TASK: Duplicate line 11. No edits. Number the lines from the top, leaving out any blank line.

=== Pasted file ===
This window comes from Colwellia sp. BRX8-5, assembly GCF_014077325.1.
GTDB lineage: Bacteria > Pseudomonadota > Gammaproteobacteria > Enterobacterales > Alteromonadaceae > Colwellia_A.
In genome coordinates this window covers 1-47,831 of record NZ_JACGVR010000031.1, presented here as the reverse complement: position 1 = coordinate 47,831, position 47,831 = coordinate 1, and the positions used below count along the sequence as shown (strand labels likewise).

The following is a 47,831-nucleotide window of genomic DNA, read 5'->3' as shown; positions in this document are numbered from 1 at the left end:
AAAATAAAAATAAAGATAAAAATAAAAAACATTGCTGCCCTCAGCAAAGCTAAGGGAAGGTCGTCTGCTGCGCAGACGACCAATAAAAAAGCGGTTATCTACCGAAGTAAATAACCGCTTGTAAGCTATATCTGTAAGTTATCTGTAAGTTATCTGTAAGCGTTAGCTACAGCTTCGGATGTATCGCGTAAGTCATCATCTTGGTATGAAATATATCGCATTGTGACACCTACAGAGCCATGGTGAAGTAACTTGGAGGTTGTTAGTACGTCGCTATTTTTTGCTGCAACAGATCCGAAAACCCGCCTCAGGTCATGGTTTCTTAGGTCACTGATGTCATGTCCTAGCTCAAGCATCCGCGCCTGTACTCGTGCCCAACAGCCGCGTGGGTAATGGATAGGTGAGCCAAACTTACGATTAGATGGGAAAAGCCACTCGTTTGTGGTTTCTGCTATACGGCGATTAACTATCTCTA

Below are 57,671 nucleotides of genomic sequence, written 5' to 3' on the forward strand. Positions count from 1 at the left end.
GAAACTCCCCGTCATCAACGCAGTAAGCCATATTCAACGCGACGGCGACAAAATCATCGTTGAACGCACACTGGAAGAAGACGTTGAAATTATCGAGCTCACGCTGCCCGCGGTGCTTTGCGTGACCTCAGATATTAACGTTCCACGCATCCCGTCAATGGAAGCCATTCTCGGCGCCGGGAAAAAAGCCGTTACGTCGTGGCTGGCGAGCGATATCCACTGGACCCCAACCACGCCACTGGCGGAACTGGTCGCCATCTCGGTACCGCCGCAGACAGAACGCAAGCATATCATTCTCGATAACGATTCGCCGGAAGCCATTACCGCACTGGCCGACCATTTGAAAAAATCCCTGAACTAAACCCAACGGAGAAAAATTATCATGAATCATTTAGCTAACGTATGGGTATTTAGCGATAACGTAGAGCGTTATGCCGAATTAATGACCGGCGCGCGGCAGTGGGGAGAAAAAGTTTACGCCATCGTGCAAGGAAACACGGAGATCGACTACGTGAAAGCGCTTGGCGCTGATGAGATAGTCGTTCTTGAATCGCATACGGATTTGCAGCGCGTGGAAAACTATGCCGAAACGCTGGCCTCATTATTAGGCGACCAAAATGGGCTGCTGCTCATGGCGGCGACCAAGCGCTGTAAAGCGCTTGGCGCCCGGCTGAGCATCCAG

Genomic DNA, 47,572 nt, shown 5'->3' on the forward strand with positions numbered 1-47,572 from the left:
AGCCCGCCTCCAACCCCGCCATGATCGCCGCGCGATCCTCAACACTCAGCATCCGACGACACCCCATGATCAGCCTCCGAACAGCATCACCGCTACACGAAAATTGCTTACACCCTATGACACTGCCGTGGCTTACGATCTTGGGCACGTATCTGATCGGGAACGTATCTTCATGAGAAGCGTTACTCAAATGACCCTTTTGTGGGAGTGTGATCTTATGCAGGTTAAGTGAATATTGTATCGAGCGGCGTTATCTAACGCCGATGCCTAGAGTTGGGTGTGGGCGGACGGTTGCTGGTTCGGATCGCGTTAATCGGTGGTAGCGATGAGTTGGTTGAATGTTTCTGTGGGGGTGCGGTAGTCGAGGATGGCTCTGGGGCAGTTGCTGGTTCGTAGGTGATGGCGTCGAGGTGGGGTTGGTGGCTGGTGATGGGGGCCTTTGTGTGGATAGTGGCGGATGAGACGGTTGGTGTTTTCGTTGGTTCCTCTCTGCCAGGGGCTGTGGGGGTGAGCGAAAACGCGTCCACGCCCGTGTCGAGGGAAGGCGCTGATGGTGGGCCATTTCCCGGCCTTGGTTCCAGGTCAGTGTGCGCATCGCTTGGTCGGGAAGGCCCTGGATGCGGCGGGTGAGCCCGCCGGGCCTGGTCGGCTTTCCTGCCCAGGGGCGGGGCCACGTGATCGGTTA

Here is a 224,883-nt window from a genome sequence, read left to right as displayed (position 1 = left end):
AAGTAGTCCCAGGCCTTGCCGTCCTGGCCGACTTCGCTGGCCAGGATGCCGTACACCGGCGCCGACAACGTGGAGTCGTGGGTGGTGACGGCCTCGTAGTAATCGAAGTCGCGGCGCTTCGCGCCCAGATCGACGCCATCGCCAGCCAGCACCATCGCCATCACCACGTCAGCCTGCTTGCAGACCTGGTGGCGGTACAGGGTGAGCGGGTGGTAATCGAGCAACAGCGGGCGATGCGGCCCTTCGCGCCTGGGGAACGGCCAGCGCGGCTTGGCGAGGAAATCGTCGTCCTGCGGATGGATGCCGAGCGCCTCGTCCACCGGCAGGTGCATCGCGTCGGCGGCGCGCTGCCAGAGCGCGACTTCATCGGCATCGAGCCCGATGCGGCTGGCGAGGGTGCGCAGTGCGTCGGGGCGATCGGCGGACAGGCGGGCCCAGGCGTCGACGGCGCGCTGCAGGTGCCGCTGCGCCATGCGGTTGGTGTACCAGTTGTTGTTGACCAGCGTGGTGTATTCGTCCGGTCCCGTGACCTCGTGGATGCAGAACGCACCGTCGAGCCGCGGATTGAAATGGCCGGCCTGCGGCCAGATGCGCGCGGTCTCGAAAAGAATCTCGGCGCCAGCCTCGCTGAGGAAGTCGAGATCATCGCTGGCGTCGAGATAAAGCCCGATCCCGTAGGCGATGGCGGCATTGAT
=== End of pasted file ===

AAGTAGTCCCAGGCCTTGCCGTCCTGGCCGACTTCGCTGGCCAGGATGCCGTACACCGGCGCCGACAACGTGGAGTCGTGGGTGGTGACGGCCTCGTAGTAATCGAAGTCGCGGCGCTTCGCGCCCAGATCGACGCCATCGCCAGCCAGCACCATCGCCATCACCACGTCAGCCTGCTTGCAGACCTGGTGGCGGTACAGGGTGAGCGGGTGGTAATCGAGCAACAGCGGGCGATGCGGCCCTTCGCGCCTGGGGAACGGCCAGCGCGGCTTGGCGAGGAAATCGTCGTCCTGCGGATGGATGCCGAGCGCCTCGTCCACCGGCAGGTGCATCGCGTCGGCGGCGCGCTGCCAGAGCGCGACTTCATCGGCATCGAGCCCGATGCGGCTGGCGAGGGTGCGCAGTGCGTCGGGGCGATCGGCGGACAGGCGGGCCCAGGCGTCGACGGCGCGCTGCAGGTGCCGCTGCGCCATGCGGTTGGTGTACCAGTTGTTGTTGACCAGCGTGGTGTATTCGTCCGGTCCCGTGACCTCGTGGATGCAGAACGCACCGTCGAGCCGCGGATTGAAATGGCCGGCCTGCGGCCAGATGCGCGCGGTCTCGAAAAGAATCTCGGCGCCAGCCTCGCTGAGGAAGTCGAGATCATCGCTGGCGTCGAGATAAAGCCCGATCCCGTAGGCGATGGCGGCATTGAT